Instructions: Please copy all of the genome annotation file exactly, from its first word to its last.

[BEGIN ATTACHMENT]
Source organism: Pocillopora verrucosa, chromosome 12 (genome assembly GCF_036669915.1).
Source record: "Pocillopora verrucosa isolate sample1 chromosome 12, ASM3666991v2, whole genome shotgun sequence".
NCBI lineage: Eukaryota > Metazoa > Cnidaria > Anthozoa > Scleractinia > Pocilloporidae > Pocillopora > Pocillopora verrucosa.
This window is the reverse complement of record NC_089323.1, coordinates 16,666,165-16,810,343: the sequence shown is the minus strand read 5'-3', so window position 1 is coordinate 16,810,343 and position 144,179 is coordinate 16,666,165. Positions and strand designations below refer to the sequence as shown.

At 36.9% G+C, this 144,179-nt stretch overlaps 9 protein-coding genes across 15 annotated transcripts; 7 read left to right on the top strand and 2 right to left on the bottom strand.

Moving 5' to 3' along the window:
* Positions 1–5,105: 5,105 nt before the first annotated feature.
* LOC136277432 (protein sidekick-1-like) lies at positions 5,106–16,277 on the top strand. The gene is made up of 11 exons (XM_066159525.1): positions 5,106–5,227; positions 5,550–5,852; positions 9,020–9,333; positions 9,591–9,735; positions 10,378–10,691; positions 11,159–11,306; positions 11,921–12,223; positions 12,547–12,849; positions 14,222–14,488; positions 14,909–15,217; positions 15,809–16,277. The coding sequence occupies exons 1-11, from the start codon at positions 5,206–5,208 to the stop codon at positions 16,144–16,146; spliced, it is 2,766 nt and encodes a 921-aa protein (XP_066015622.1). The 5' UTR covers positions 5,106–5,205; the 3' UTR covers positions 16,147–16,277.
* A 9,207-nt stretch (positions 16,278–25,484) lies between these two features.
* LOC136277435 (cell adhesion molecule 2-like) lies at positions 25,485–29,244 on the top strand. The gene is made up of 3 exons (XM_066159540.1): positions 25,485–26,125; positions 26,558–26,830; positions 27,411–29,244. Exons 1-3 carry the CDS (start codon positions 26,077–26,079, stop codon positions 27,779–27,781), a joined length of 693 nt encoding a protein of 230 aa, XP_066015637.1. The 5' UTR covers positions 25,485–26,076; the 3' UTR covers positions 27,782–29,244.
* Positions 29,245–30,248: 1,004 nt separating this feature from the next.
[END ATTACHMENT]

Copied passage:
Source organism: Pocillopora verrucosa, chromosome 12 (genome assembly GCF_036669915.1).
Source record: "Pocillopora verrucosa isolate sample1 chromosome 12, ASM3666991v2, whole genome shotgun sequence".
NCBI lineage: Eukaryota > Metazoa > Cnidaria > Anthozoa > Scleractinia > Pocilloporidae > Pocillopora > Pocillopora verrucosa.
This window is the reverse complement of record NC_089323.1, coordinates 16,666,165-16,810,343: the sequence shown is the minus strand read 5'-3', so window position 1 is coordinate 16,810,343 and position 144,179 is coordinate 16,666,165. Positions and strand designations below refer to the sequence as shown.

At 36.9% G+C, this 144,179-nt stretch overlaps 9 protein-coding genes across 15 annotated transcripts; 7 read left to right on the top strand and 2 right to left on the bottom strand.

Moving 5' to 3' along the window:
* Positions 1–5,105: 5,105 nt before the first annotated feature.
* LOC136277432 (protein sidekick-1-like) lies at positions 5,106–16,277 on the top strand. The gene is made up of 11 exons (XM_066159525.1): positions 5,106–5,227; positions 5,550–5,852; positions 9,020–9,333; positions 9,591–9,735; positions 10,378–10,691; positions 11,159–11,306; positions 11,921–12,223; positions 12,547–12,849; positions 14,222–14,488; positions 14,909–15,217; positions 15,809–16,277. The coding sequence occupies exons 1-11, from the start codon at positions 5,206–5,208 to the stop codon at positions 16,144–16,146; spliced, it is 2,766 nt and encodes a 921-aa protein (XP_066015622.1). The 5' UTR covers positions 5,106–5,205; the 3' UTR covers positions 16,147–16,277.
* A 9,207-nt stretch (positions 16,278–25,484) lies between these two features.
* LOC136277435 (cell adhesion molecule 2-like) lies at positions 25,485–29,244 on the top strand. The gene is made up of 3 exons (XM_066159540.1): positions 25,485–26,125; positions 26,558–26,830; positions 27,411–29,244. Exons 1-3 carry the CDS (start codon positions 26,077–26,079, stop codon positions 27,779–27,781), a joined length of 693 nt encoding a protein of 230 aa, XP_066015637.1. The 5' UTR covers positions 25,485–26,076; the 3' UTR covers positions 27,782–29,244.
* Positions 29,245–30,248: 1,004 nt separating this feature from the next.